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Jim Harbaugh, Pete Carroll both weigh in on bitter coaching rivalry

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The two have been butting heads for seven long years, going back to when Jim Harbaugh’s skilled stewardship of the Stanford Cardinal football program helped usher in the downfall of Pete Carroll as beloved and unquestioned czar of the USC Trojans when the football team achieved unparalleled excellence.

The two haven’t gone full circle in their rivalry, they have evolved, nearly simultaneously, as Harbaugh has led the San Francisco 49ers back to NFL prominence and Carroll has oversaw the Seattle Seahawks ascension into league relevance.

Between the NFL and the PAC-10, Harbaugh holds a 6-3 edge over Carroll. The two will take the next step in further establishing one of the best coaching rivalries in pro sports currently going on Sunday when the 49ers and Seahawks battle for a berth in Super Bowl XLVIII.

When asked about the supposed animosity that exists between the two, Harbaugh downplayed it, brushing such notions aside as simply the manifestation of both coach’s fierce competitiveness.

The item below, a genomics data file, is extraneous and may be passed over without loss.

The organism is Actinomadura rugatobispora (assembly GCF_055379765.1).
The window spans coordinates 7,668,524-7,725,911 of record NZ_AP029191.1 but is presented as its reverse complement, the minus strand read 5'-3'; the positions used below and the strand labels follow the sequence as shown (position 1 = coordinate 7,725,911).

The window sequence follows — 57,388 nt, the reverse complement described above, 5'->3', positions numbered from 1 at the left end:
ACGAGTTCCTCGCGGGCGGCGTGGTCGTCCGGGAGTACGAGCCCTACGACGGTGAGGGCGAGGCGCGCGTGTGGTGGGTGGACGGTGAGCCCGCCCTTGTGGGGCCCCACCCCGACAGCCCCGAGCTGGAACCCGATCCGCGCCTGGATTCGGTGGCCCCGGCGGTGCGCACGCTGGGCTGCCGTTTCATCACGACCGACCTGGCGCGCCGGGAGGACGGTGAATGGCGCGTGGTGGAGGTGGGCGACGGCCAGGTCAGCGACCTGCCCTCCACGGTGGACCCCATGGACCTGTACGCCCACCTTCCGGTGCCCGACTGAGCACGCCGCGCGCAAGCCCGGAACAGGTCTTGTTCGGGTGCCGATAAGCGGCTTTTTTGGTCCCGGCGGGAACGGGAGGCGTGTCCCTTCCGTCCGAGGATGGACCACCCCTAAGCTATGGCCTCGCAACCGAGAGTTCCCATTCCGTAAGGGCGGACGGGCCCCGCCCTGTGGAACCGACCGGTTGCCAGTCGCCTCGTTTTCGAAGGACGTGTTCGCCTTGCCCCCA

“Animosity? No,” Harbaugh said, via USA Today. “That’s erroneous. Erroneous. It’s football. It’s competition. It’s winning.”

Asked if the two have conversations given the teams they oversee play one another at least twice a season, Harbaugh played it cool.

“We’ve had football,” he said, reportedly chuckling. “Competition. Winning. That’s sports. That’s what we’ve had. Great competition.”

Reporters covering the Seahawks also opted to inquire about the relationship between the two, apparently asking “What’s the deal?” of Carroll on Thursday.

“What’s the deal, huh?” Carroll said. “We have not been friends over the years. We don’t know each other very well. It’s a very, very confined relationship in that regard.

“For whatever reason, you guys have had a field day with thinking that it’s something other than it is. I have great respect for what Jim’s done. I think he’s a tremendous football coach. So that’s it. That’s where it stops and starts. All the rest of this stuff, you guys have had a blast with it. But there’s nothing there, you know?”

The “What’s the deal?” reference stems from a confrontation the two coaches had following a 2009 game when Stanford laid a 55-21 beatdown on USC.

Both the 49ers and Seahawks franchises appear primed to field competitive teams for the long haul, so Sunday may not be the last time we see these two compete on one of the biggest stages in pro football. At last we can hope that’s the case.

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